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Somatosensory basis of speech production


The hypothesis that speech goals are defined acoustically and maintained by auditory feedback is a central idea in speech production research1,2,3,4,5,6. An alternative proposal is that speech production is organized in terms of control signals that subserve movements and associated vocal-tract configurations7,8,9. Indeed, the capacity for intelligible speech by deaf speakers suggests that somatosensory inputs related to movement play a role in speech production—but studies that might have documented a somatosensory component have been equivocal. For example, mechanical perturbations that have altered somatosensory feedback have simultaneously altered acoustics10,11,12,13,14. Hence, any adaptation observed under these conditions may have been a consequence of acoustic change. Here we show that somatosensory information on its own is fundamental to the achievement of speech movements. This demonstration involves a dissociation of somatosensory and auditory feedback during speech production. Over time, subjects correct for the effects of a complex mechanical load that alters jaw movements (and hence somatosensory feedback), but which has no measurable or perceptible effect on acoustic output. The findings indicate that the positions of speech articulators and associated somatosensory inputs constitute a goal of speech movements that is wholly separate from the sounds produced.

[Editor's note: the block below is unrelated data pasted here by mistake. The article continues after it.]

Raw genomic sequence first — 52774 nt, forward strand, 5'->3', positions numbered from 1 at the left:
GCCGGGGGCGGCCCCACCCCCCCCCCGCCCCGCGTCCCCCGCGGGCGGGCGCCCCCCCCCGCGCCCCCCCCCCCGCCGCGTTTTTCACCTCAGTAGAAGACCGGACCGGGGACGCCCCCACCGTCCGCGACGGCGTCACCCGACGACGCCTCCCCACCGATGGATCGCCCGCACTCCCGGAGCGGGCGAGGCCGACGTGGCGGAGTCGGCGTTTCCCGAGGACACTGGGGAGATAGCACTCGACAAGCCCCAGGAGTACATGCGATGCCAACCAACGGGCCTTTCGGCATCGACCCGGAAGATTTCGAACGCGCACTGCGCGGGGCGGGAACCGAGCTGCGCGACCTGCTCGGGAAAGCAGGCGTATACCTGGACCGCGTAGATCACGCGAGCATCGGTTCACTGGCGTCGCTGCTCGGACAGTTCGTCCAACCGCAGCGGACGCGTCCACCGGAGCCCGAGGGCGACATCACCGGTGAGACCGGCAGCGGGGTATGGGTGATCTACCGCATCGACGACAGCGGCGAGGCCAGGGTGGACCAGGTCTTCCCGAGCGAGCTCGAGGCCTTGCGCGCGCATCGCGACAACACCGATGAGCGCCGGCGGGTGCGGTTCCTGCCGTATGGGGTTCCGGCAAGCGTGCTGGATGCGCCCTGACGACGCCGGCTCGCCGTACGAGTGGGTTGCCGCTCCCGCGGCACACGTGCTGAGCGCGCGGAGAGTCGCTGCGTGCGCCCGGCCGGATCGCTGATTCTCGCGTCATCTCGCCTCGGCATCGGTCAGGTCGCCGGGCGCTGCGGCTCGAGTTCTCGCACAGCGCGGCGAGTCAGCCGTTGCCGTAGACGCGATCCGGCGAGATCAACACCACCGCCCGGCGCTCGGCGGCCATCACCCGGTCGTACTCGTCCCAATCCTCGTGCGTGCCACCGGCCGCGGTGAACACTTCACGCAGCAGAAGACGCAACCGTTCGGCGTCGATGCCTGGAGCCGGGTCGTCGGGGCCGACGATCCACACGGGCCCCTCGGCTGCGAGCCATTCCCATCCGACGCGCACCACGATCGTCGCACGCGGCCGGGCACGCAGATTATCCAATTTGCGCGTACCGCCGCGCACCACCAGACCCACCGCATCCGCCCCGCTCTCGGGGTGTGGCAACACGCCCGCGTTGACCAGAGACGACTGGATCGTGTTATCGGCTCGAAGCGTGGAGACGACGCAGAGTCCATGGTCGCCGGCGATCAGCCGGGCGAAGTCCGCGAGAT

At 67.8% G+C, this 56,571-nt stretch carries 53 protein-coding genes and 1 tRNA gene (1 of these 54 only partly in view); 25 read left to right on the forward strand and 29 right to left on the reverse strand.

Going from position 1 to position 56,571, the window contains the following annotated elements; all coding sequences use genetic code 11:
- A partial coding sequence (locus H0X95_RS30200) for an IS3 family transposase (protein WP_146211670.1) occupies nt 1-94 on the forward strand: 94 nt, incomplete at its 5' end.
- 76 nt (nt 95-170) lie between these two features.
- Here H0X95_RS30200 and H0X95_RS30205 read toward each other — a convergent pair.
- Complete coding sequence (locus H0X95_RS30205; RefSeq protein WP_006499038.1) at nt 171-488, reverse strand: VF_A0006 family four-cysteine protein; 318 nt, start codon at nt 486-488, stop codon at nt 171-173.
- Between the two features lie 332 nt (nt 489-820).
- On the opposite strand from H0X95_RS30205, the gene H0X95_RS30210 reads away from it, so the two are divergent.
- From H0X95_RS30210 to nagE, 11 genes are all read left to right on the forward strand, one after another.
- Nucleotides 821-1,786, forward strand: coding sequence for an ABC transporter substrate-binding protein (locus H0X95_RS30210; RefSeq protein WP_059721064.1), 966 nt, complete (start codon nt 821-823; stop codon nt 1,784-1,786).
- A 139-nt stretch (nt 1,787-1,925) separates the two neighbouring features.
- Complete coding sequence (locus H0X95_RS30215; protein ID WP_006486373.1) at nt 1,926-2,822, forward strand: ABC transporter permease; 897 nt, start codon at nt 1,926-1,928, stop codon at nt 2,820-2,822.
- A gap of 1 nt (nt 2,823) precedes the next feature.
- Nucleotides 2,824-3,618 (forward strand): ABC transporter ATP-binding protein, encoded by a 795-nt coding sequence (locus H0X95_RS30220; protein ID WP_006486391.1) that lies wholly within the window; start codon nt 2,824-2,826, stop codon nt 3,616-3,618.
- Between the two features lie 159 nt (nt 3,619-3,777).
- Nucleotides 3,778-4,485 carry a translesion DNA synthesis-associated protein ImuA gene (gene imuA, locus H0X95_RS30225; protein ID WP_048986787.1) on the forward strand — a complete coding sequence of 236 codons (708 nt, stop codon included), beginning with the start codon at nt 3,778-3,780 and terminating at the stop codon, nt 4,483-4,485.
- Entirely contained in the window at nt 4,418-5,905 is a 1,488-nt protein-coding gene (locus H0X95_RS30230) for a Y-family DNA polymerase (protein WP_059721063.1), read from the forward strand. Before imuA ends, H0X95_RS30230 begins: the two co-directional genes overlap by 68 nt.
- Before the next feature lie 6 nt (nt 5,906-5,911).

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Figure 1: Experimental set-up and representative data.
Figure 2: Sagittal plane jaw motion paths.
Figure 3: Jaw position during force-field adaptation shown on a per-subject basis.
Figure 4: Acoustic data.


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We thank G. Houle, M. Tiede and C. Dolan for technical support. This work was supported by the National Institute on Deafness and Other Communication Disorders, the Natural Sciences and Engineering Research Council of Canada, and Le Fonds pour La Formation de Chercheurs et l'Aide à la Recherche, Quebec.

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Correspondence to David J. Ostry.

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Tremblay, S., Shiller, D. & Ostry, D. Somatosensory basis of speech production. Nature 423, 866–869 (2003).

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